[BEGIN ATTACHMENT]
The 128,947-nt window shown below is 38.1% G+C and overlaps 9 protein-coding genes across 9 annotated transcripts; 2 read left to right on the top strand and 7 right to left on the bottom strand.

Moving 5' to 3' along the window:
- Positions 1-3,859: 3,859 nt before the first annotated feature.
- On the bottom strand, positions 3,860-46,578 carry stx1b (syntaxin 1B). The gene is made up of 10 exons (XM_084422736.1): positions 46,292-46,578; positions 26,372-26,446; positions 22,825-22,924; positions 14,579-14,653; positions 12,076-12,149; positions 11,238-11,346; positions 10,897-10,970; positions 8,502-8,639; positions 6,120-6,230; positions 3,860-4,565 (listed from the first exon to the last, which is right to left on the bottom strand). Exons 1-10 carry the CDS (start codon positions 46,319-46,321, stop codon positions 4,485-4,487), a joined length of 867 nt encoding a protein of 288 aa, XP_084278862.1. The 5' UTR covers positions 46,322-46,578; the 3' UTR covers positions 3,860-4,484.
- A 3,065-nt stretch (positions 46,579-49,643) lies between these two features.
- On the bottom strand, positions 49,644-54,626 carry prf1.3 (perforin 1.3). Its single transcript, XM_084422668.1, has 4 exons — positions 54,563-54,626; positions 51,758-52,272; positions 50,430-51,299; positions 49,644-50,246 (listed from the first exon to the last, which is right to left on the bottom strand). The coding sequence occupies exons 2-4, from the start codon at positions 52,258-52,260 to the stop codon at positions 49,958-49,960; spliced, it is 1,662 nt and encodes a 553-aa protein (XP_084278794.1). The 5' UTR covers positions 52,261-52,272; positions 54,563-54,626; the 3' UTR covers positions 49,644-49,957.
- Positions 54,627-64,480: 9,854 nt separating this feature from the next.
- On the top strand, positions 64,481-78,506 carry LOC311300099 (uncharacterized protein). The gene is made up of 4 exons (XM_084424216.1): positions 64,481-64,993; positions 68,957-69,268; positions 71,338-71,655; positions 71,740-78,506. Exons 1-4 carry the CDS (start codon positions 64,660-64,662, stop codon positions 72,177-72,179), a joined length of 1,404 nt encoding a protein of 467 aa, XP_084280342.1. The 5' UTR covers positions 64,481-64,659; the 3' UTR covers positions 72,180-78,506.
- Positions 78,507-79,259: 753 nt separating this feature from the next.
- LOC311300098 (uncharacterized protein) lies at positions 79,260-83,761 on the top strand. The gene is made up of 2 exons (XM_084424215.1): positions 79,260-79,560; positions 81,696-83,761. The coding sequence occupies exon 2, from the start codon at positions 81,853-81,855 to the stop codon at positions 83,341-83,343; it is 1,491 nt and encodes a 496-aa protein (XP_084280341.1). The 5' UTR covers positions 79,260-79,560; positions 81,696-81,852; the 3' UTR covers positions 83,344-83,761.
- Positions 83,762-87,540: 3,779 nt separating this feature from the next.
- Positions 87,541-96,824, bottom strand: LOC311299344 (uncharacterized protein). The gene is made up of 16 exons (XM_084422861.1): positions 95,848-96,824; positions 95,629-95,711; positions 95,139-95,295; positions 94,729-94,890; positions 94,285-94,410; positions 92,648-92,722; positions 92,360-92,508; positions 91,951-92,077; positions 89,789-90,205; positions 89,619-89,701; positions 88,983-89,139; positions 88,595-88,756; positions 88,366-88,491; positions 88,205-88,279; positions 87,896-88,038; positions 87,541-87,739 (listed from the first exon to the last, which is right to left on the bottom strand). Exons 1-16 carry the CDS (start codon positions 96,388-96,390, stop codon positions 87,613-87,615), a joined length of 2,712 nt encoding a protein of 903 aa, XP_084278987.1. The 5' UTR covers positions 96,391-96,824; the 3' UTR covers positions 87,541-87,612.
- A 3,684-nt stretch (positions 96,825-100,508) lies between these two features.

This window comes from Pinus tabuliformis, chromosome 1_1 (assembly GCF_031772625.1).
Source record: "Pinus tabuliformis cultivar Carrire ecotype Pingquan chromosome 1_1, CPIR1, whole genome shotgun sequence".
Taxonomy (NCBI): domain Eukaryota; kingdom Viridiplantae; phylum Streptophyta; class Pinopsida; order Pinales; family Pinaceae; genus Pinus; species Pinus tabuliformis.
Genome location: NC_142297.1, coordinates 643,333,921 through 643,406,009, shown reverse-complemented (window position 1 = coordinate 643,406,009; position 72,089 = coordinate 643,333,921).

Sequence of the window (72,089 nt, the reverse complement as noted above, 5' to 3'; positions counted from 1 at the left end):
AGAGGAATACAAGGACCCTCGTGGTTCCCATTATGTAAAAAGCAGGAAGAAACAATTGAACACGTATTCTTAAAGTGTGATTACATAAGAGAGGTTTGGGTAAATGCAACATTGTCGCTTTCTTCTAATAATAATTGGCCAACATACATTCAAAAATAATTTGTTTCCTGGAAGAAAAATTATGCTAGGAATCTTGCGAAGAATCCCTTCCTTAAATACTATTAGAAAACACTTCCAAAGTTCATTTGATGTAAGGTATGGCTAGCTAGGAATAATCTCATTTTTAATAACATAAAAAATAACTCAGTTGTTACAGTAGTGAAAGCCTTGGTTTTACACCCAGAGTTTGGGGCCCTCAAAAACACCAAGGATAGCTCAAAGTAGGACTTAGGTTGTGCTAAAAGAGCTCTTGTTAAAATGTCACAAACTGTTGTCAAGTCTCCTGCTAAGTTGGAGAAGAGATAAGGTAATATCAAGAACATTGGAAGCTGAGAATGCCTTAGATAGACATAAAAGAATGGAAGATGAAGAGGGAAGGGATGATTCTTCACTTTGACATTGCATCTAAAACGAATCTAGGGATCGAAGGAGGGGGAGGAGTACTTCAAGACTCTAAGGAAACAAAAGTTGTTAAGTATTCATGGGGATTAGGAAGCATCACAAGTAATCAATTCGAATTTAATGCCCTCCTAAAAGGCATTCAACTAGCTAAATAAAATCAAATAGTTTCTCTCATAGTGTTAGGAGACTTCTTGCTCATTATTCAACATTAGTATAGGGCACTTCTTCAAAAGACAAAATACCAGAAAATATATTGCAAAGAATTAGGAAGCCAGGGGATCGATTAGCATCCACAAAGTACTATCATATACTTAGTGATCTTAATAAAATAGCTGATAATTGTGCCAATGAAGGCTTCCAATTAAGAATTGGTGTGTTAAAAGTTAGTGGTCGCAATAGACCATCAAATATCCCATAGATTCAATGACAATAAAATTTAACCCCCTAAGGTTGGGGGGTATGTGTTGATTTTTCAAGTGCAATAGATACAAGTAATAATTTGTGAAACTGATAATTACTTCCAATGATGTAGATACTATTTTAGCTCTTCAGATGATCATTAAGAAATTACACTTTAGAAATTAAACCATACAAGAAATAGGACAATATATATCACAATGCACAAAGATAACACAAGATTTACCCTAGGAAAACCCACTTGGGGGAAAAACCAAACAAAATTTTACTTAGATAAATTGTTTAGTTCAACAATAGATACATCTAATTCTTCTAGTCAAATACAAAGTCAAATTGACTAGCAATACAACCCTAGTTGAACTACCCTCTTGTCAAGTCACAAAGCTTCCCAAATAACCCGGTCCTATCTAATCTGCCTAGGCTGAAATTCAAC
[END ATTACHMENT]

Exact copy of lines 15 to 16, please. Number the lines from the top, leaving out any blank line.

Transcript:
Source record: "Pinus tabuliformis cultivar Carrire ecotype Pingquan chromosome 1_1, CPIR1, whole genome shotgun sequence".
Taxonomy (NCBI): domain Eukaryota; kingdom Viridiplantae; phylum Streptophyta; class Pinopsida; order Pinales; family Pinaceae; genus Pinus; species Pinus tabuliformis.